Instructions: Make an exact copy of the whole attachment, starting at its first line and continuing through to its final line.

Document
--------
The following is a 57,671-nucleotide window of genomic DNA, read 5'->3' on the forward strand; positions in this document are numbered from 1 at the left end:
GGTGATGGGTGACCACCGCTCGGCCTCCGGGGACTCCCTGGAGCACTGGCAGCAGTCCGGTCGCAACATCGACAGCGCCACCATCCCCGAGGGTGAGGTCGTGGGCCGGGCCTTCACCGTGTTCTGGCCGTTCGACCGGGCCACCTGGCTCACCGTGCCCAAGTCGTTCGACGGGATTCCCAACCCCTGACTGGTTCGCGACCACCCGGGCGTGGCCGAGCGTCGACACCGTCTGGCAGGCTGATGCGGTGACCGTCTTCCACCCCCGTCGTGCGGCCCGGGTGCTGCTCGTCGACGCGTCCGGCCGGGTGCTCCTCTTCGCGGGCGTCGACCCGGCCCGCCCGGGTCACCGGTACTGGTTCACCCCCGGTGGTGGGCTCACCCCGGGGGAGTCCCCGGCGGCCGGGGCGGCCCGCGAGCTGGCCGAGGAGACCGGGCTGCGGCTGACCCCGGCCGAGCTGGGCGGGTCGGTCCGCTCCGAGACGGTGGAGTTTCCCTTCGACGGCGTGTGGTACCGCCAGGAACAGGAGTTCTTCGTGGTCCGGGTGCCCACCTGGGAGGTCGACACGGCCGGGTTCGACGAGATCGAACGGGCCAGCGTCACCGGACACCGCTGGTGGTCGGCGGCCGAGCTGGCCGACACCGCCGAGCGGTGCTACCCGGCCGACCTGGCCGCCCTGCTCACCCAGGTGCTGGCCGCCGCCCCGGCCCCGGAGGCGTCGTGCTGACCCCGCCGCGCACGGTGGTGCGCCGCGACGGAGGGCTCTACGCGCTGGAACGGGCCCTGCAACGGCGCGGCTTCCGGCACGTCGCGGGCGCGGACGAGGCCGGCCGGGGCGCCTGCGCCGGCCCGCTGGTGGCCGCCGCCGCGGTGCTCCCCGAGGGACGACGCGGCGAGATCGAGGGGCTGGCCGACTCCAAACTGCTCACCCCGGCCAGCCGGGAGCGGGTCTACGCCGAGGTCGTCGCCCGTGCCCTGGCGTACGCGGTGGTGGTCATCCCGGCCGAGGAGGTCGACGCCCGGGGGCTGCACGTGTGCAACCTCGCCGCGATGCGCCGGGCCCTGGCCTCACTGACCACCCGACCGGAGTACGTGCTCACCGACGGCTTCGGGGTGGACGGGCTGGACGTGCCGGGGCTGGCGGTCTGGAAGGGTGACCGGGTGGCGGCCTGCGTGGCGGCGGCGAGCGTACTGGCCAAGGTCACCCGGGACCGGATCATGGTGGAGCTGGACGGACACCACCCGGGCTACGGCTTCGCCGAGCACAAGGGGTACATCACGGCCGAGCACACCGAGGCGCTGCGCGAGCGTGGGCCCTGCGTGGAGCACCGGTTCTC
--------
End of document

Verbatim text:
The following is a 57,671-nucleotide window of genomic DNA, read 5'->3' on the forward strand; positions in this document are numbered from 1 at the left end:
GGTGATGGGTGACCACCGCTCGGCCTCCGGGGACTCCCTGGAGCACTGGCAGCAGTCCGGTCGCAACATCGACAGCGCCACCATCCCCGAGGGTGAGGTCGTGGGCCGGGCCTTCACCGTGTTCTGGCCGTTCGACCGGGCCACCTGGCTCACCGTGCCCAAGTCGTTCGACGGGATTCCCAACCCCTGACTGGTTCGCGACCACCCGGGCGTGGCCGAGCGTCGACACCGTCTGGCAGGCTGATGCGGTGACCGTCTTCCACCCCCGTCGTGCGGCCCGGGTGCTGCTCGTCGACGCGTCCGGCCGGGTGCTCCTCTTCGCGGGCGTCGACCCGGCCCGCCCGGGTCACCGGTACTGGTTCACCCCCGGTGGTGGGCTCACCCCGGGGGAGTCCCCGGCGGCCGGGGCGGCCCGCGAGCTGGCCGAGGAGACCGGGCTGCGGCTGACCCCGGCCGAGCTGGGCGGGTCGGTCCGCTCCGAGACGGTGGAGTTTCCCTTCGACGGCGTGTGGTACCGCCAGGAACAGGAGTTCTTCGTGGTCCGGGTGCCCACCTGGGAGGTCGACACGGCCGGGTTCGACGAGATCGAACGGGCCAGCGTCACCGGACACCGCTGGTGGTCGGCGGCCGAGCTGGCCGACACCGCCGAGCGGTGCTACCCGGCCGACCTGGCCGCCCTGCTCACCCAGGTGCTGGCCGCCGCCCCGGCCCCGGAGGCGTCGTGCTGACCCCGCCGCGCACGGTGGTGCGCCGCGACGGAGGGCTCTACGCGCTGGAACGGGCCCTGCAACGGCGCGGCTTCCGGCACGTCGCGGGCGCGGACGAGGCCGGCCGGGGCGCCTGCGCCGGCCCGCTGGTGGCCGCCGCCGCGGTGCTCCCCGAGGGACGACGCGGCGAGATCGAGGGGCTGGCCGACTCCAAACTGCTCACCCCGGCCAGCCGGGAGCGGGTCTACGCCGAGGTCGTCGCCCGTGCCCTGGCGTACGCGGTGGTGGTCATCCCGGCCGAGGAGGTCGACGCCCGGGGGCTGCACGTGTGCAACCTCGCCGCGATGCGCCGGGCCCTGGCCTCACTGACCACCCGACCGGAGTACGTGCTCACCGACGGCTTCGGGGTGGACGGGCTGGACGTGCCGGGGCTGGCGGTCTGGAAGGGTGACCGGGTGGCGGCCTGCGTGGCGGCGGCGAGCGTACTGGCCAAGGTCACCCGGGACCGGATCATGGTGGAGCTGGACGGACACCACCCGGGCTACGGCTTCGCCGAGCACAAGGGGTACATCACGGCCGAGCACACCGAGGCGCTGCGCGAGCGTGGGCCCTGCGTGGAGCACCGGTTCTC